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									ROYAL ADELAIDE HOSPITAL
Glenside Campus Mental Health Services for Older People

RECOGNISING DEPRESSION IN LATER LIFE & UNDERSTANDING BEHAVIOURS OF CONCERN IN DEMENTIA

Stephen Merrett CMHN
Country Services Coordinator Country Liaison Service July 2003

1. Recognising Depression
 Depression, followed by dementia are the two largest causes of disability burden in Australia (ahead of diabetes, asthma and osteoarthritis)
Source: The Dementia Epidemic: Economic Impact and Positive Solutions for Australia. Access Economics March 2003 © Alzheimer’s Australia, 2003

Prevalence Community Nursing Homes Hospitalised > 65 Seen in outpatients (GP) 10% - 15% 30% - 40% 10% - 45% 13% - 40%

 70% of suicides follow an episode of depression.  Up to 75 percent older adults who die by suicide have visited a GP within a month of their suicide  Increased mortality rate of 2 – 4 times over non-depressed older people.
From ‘Evidenced based medicine in dementia and old age depression” Lundbeck

NB: There is a tendency to assume that depression is a part of ageing and to misinterpret some of the symptoms of depression (eg. changes in: sleep, appetite, interests and energy) to be a part of normal ageing.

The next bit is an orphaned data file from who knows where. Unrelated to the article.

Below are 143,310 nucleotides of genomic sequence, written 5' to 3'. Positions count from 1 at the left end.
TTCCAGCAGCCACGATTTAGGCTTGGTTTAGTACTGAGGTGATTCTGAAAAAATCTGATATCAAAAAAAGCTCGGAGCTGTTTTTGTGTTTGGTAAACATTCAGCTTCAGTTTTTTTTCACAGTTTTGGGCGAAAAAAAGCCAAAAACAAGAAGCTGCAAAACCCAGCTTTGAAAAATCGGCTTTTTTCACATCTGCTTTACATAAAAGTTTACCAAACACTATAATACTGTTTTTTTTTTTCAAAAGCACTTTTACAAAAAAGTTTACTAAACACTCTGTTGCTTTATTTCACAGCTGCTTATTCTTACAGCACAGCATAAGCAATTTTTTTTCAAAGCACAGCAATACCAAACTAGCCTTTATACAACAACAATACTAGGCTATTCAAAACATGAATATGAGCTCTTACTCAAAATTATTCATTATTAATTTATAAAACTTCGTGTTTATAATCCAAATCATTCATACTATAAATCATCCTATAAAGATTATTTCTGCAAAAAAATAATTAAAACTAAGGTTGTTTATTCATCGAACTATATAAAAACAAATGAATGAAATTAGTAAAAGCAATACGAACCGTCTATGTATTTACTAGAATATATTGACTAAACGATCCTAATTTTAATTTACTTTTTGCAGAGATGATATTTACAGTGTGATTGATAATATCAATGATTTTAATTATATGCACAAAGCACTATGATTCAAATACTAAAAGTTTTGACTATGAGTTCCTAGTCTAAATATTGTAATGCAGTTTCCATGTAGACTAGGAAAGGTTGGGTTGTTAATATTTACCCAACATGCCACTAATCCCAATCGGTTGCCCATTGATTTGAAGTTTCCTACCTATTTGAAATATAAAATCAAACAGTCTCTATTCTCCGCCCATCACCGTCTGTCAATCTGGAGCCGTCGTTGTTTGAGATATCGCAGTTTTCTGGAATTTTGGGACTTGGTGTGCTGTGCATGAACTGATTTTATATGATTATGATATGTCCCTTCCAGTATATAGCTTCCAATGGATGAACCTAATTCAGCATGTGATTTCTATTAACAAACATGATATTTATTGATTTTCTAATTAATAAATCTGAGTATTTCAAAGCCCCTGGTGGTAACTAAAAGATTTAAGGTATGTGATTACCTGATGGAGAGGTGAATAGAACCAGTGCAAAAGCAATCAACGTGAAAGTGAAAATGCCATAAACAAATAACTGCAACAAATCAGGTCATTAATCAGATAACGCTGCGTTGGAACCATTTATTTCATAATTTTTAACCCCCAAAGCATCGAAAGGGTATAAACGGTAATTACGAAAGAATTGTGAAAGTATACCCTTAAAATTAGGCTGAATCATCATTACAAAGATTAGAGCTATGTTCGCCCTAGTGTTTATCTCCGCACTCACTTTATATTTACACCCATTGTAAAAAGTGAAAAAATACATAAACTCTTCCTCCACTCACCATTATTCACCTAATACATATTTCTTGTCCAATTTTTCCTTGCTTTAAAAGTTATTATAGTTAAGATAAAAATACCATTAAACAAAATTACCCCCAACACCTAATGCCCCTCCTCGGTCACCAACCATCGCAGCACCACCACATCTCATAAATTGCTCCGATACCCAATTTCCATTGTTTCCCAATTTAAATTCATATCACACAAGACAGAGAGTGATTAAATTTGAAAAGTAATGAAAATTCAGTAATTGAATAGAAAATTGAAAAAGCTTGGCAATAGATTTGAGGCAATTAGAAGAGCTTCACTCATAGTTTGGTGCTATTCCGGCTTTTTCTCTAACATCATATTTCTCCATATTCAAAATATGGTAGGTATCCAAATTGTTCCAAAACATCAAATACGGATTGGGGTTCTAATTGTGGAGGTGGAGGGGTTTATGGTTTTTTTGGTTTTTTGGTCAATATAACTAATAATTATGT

DEFINITION
A pervasive and persistent change in mood characterised by depressed mood and loss of interest or pleasure in life.

KEY FEATURES
            
Depressed mood Loss of interest Loss of energy Reduced concentration Reduced self esteem Guilt Pessimism Tendency to underestimate cognitive functioning Altered sleep Decreased appetite Irritable and/or easily frustrated Self harm/suicide Psychotic features

SCREENS
Possible use of Depression Scales eg.  Geriatric Depression Scale Exclude Dementia.  Mini Mental State Examination

2

TESTS
Exclude physical causes.  Biochem  CBP  B12 & Folate  Thyroid studies  Chest Xray

VULNERABILTY
       
History of depression Social isolation Chronic health problems  Cancer – up to 25%  Dementia – up to 40% Following acute health problems  Stroke – 10% to 27%  Heart Attack – 40% to 65% Chronic pain Losses Prolonged stress Some medications

HOW DOES A DEPRESSED PERSON LOOK AND ACT?
            
Poor eye contact Sad face, no smiles, mouth turned down, or blank expression. Some may hide their sadness. May act as if irritable May look untidy, unshaven or not made up Talk and move slowly (or be very agitated and restless) Cry, call out Ask for help Act distressed and fearful Say they want to die, complain or being worthless, helpless, hopeless. Say they feel guilty Complain about pain or illness Complain about poor memory or concentration In very severe cases they may lose touch with reality (seeing or hearing things which are not there or having beliefs which are not based in reality)